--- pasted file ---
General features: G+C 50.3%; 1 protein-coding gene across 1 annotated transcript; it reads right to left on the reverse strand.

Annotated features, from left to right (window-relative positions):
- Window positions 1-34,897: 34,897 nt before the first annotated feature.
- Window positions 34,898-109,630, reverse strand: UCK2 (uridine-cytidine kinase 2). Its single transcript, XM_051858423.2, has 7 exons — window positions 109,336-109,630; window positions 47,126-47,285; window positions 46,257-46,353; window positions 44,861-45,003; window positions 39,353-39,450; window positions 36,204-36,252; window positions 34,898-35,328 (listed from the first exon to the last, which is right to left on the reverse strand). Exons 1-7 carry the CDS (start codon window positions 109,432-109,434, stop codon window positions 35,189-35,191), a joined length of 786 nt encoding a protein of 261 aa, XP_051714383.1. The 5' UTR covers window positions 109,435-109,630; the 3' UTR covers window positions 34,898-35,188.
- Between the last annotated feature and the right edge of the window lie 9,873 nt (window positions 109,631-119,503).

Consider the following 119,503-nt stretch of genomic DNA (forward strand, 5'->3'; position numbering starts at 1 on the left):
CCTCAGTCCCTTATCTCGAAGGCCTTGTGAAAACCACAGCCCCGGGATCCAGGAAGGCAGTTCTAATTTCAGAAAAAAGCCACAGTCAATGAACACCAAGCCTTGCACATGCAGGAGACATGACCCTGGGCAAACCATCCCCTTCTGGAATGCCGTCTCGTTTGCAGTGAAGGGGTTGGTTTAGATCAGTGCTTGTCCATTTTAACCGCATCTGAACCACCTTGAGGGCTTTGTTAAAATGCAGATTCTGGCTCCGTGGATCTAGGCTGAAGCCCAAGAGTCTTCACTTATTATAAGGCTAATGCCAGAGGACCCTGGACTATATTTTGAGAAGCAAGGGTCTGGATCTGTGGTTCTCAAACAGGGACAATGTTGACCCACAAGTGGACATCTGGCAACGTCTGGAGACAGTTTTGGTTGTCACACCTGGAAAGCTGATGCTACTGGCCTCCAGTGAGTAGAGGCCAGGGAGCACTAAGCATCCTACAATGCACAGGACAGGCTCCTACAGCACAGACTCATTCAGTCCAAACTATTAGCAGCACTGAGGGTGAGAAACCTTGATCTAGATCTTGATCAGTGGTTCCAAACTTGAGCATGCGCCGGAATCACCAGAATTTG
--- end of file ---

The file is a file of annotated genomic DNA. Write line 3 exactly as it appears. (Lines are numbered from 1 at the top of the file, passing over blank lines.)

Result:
- Window positions 1-34,897: 34,897 nt before the first annotated feature.